Return to Keywords

Articles by Keyword for

epigenetics

This is out Library. Please click on the article title to view the details.

Breast Cancer

submitted by: admin on 02/17/2015
The incidence of breast cancer has increased substantially over the past hundred years and yet there has not been sufficient time for our genes to have mutated to account for this change. This means that there are a wide range of epigenetic factors that must account for the abrupt increase. If you get breast cancer it is vital that you find a practitioner...

Diet, Exercise, and Lifestyle Affect Prostate Cancer

submitted by: admin on 09/19/2013
Dr. Saputo discusses how diet, exercise and lifestyle affect cancer. DNA is not immutable, it can be changed so that oncogenes can be turned off or on.        

Does Spiritual Health Lead to Better Health?

submitted by: admin on 06/01/2014
  Despite differences in rituals and belief among the world's major religions (Buddhism, Muslims, Jews, Catholics, Protestants), spirituality often enhances health regardless of a person's faith according to researchers at the University of Missouri. Actually, anything you believe, whether in self, others, or spirit, has a powerful effect...

Does Your Attitude Affect Your Genes?

submitted by: admin on 02/19/2015
  The July issue of Proceedings of the National Academy of Sciences posted an article by UCLA and the University of North Carolina showing that different types of happiness have surprisingly different effects on the human genome. Narcissistic happiness, like prolonged stress, causes high levels of inflammation and low antiviral and antibody...

Epigenetics of Breast Cancer

submitted by: admin on 06/25/2016
  The Institute of Medicine (IOM) reviewed data about possible environmental risks for developing breast cancer. They felt that pesticides, beauty products, heousehold chemicals, and plastics might or might not be risk factors for breasts cancer. They did agree that medical x-rays were a clear risk for developing breast cancer. They recommended that...

Epigenetics with Bruce Lipton

submitted by: admin on 05/24/2019
Genes in cells are influenced and controlled by the environment in which it lives. This means that DNA is not immutable. Our perception of how we see the world influences our genetic makeup. We are actually the masters of our biology because what we think affects how our genes effect our biology. Even identical twins have different gene readouts that become more...

Exercise Reduces the Effect of an Obesity Gene

submitted by: admin on 09/21/2013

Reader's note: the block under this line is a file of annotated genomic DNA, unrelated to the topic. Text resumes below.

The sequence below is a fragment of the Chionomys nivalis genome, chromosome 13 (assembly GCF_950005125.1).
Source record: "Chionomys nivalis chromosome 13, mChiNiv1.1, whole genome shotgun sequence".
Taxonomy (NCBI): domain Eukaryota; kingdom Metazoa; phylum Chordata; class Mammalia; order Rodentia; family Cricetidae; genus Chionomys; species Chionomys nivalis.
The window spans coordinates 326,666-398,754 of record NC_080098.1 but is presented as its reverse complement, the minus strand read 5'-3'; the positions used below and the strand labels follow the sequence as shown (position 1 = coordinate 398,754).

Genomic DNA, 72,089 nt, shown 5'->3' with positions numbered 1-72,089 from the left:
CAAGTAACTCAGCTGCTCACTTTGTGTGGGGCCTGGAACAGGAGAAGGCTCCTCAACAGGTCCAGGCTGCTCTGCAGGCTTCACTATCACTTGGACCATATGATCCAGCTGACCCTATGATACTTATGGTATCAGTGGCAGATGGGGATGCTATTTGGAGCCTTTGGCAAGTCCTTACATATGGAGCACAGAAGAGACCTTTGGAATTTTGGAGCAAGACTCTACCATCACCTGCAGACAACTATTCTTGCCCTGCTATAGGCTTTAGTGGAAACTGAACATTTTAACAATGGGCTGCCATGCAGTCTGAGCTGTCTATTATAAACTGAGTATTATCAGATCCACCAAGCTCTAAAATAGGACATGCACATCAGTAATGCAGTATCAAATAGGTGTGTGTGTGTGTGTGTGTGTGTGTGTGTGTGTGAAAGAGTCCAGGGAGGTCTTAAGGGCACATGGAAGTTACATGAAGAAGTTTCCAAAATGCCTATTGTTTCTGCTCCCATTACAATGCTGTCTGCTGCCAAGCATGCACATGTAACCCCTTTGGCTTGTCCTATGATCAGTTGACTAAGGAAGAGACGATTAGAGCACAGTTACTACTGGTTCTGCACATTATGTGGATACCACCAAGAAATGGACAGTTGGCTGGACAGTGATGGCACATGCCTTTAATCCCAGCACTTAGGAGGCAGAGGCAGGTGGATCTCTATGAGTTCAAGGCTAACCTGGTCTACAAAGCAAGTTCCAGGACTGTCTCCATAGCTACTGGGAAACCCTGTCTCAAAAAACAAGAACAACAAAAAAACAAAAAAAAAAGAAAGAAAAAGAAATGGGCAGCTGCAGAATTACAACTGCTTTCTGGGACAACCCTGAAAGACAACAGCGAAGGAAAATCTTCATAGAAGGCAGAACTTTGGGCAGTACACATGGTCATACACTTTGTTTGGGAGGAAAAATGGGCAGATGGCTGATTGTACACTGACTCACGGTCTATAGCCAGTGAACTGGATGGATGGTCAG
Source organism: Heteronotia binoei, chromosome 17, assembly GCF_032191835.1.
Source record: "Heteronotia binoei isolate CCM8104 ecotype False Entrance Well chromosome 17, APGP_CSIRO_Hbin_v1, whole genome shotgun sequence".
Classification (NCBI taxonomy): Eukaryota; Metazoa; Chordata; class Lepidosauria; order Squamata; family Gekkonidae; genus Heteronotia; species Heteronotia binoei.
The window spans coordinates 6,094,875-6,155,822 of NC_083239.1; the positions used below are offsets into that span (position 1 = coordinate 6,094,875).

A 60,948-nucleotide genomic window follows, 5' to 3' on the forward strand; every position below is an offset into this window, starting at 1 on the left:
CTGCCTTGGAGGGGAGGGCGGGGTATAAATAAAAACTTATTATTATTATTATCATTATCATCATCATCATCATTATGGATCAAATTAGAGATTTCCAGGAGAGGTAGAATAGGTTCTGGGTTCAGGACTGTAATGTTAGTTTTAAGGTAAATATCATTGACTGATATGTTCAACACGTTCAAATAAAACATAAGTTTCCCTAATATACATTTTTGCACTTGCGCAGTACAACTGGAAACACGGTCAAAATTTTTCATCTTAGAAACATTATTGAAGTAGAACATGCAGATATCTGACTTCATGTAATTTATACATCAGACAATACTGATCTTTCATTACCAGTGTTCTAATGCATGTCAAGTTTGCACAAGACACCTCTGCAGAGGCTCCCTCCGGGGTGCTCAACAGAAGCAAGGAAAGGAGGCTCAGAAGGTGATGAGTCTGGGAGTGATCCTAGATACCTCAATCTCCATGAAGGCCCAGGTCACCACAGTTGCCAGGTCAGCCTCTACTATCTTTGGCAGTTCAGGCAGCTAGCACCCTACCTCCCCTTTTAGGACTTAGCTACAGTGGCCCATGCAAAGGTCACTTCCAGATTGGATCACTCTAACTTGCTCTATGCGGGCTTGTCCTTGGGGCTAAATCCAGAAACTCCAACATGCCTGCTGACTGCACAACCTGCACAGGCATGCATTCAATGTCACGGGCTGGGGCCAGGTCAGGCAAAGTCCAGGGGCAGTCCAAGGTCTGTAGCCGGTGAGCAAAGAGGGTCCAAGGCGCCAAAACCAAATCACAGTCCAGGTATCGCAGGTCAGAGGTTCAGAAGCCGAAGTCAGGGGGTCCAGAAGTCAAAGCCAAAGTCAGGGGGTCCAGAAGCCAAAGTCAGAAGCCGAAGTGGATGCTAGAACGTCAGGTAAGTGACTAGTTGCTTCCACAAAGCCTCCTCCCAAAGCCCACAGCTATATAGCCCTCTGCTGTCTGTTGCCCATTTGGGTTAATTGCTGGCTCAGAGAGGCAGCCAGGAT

Physical exercise can change the DNA in certain genes that stimulate obesity and lessen their effects by about 30%. Epigenetics has a lot to do with how the DNA in our genes manifests itself. This challenges the widely held belief that what is in our DNA is not changeable...thank goodness that this is not true. We have found the same epigenetic...

Father's Obesity Affects Sperm DNA for Two Generations

submitted by: admin on 09/21/2013
  An article published in FASEB Journal showed that obesity in fathers changed the DNA in their sperm so as to put future generations at risk for obesity and type 2 diabetes even if they consumed a healthy diet. This change developed whether or not the obese father had signs of type 2 diabetes or the metabolic syndrome. We've long known that...

Flawed Genes Account for less than One Percent of All Diseases

submitted by: admin on 02/19/2015
  According to editorials in August of 2012 from Sayer Ji of GreenMedInfo, and Elizabeth Renter of NaturalSociety, it has been estimated that less than 1% of all diseases are caused by flawed genes! Because the influence of our environment on genes (epigenetics) usually determines the expression of our genes, our lifestyle becomes very important...

How I Practice Medicine with Wes Rocki, MD

submitted by: admin on 05/24/2019
Bringing the wisdom of different practitioners together creates a healing environment. There is tenacity towards life in every cell without which no medical intervention could work. Mother Nature is a combination between the cooperation of billions of cells in the human body with the environment. Medical lpractitiobners can help some patients, but they can harm...